These investigations — also called prevalence or epidemiological studies — examine relationships between medical conditions, treatments, and other variables of interest as they existed in a defined population during a particular period of time; that is, they are retrospective. Researchers look at interventions or exposures (what occurred in the patients) and outcome conditions (what happened). In some cases, cross-sectional studies may be prospective, looking forward during a pre-determined period of time to observe what happens as a result of a therapy or intervention among select groups of patients.

This type of study can establish associations but not causality regarding why an effect or event happened. There may be problems with recall bias in the case of retrospective investigations (not remembering exactly what occurred) and unknown extraneous factors (confounders) that are unequally distributed among subjects. Additionally, there are 3 other concerns with cross-sectional pain research studies:
  1. Many of these studies rely on Data Mining. This involves analyzing existing data from different viewpoints to reveal new patterns, trends, or correlations of interest. The approach relies on access to large repositories of patient data — such as from government agencies, health insurance plans, or networks of electronic health records — and its value for the pain management field must be cautiously considered.

    By conducting a great number of analyses on the same data (easy to do with computers) it is almost certain that some statistically significant associations will be found; this is sometimes also called “data dredging.” Then, the researchers can pick those that most closely support their hypotheses, or purpose for the study, but the conclusions may reflect bias and not be valid. [Concerns and examples regarding this were previously discussed in an UPDATE here.]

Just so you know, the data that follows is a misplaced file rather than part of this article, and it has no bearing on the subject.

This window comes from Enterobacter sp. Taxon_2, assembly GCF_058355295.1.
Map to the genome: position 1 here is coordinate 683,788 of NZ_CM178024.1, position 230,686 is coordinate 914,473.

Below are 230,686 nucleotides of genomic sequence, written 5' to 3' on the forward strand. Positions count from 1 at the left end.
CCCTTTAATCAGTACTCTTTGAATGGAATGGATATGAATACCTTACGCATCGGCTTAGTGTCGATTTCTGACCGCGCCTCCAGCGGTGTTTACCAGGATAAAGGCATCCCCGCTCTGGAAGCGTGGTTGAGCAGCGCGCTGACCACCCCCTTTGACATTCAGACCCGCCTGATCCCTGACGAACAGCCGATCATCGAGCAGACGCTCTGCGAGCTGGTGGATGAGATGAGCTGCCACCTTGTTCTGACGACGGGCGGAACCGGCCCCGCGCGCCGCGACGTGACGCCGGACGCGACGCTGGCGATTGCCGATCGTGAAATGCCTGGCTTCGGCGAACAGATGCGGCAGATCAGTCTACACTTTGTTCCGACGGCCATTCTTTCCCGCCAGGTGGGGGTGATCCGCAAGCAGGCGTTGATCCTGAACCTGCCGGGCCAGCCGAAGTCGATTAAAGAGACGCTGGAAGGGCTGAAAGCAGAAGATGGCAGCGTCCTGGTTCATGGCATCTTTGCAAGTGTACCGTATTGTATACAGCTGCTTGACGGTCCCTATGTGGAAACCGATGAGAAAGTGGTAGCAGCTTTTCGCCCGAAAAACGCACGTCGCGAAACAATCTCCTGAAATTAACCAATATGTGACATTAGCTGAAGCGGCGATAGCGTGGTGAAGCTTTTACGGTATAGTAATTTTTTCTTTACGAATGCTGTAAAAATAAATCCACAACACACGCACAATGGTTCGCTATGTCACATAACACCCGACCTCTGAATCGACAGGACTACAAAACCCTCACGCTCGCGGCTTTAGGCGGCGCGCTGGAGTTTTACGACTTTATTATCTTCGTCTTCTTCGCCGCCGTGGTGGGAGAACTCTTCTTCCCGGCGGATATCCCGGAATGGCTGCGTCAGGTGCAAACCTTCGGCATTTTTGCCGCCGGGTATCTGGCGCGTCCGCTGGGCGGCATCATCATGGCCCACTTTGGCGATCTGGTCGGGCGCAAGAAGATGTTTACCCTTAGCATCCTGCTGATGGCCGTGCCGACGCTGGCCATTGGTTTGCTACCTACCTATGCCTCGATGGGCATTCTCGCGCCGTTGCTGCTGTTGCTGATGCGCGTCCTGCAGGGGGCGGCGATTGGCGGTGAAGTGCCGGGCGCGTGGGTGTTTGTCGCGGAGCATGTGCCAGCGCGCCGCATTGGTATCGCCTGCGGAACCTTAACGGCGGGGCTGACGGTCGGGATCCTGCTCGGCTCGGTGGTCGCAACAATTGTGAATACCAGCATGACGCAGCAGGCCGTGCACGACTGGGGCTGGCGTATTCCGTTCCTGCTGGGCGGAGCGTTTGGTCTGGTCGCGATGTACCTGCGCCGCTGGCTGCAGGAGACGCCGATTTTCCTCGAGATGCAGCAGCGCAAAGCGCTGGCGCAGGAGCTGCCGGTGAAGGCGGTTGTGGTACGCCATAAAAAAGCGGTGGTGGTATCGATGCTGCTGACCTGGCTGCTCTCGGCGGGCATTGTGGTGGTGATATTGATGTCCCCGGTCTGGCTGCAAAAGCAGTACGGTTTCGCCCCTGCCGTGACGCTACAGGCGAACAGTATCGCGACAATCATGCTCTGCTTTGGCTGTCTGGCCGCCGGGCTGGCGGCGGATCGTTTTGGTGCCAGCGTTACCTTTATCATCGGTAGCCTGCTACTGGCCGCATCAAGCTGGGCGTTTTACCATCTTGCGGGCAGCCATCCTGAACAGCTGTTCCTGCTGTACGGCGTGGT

2. A second concern is Probability Blindness. Associations between variables, or risks, are calculated as probabilities; that is, a ratio expressed as the number of particular events or effects that occur (the numerator) divided by the total number of potential event or effect exposures (the denominator) during a specific period of time. For example, the number of recorded adverse events with an analgesic (numerator) divided by the total number of exposures to the drug (denominator) equals the probability, or risk in this case, of the event occurring during the timeframe of observation — such as, “20%, or 1 of every 5 persons, taking X-drug experienced nausea during the first week.”

    However, the denominator can be made larger or smaller depending on how potential exposures are counted. In the case of an analgesic, for example, is the denominator the total number of patients prescribed the drug, the total number of prescriptions written, or the number of total doses taken? The selection of a denominator can be subjective and will skew the probability size one way or the other leading to what has been called “probability blindness.” [This is more extensively discussed in an UPDATE here.]

  3. Finally, the problem of proper Definitions can be a serious confounding factor. As alluded to immediately above, how events, effects, exposures, etc. are defined can make a significant difference, and also make comparisons across studies inappropriate. For example, many cross-sectional studies (and also longitudinal studies described below) have examined prevalence rates of drug misuse, abuse, and addiction in persons prescribed opioid analgesics. However, there often are important differences in how those adverse events are defined and, thereby, counted.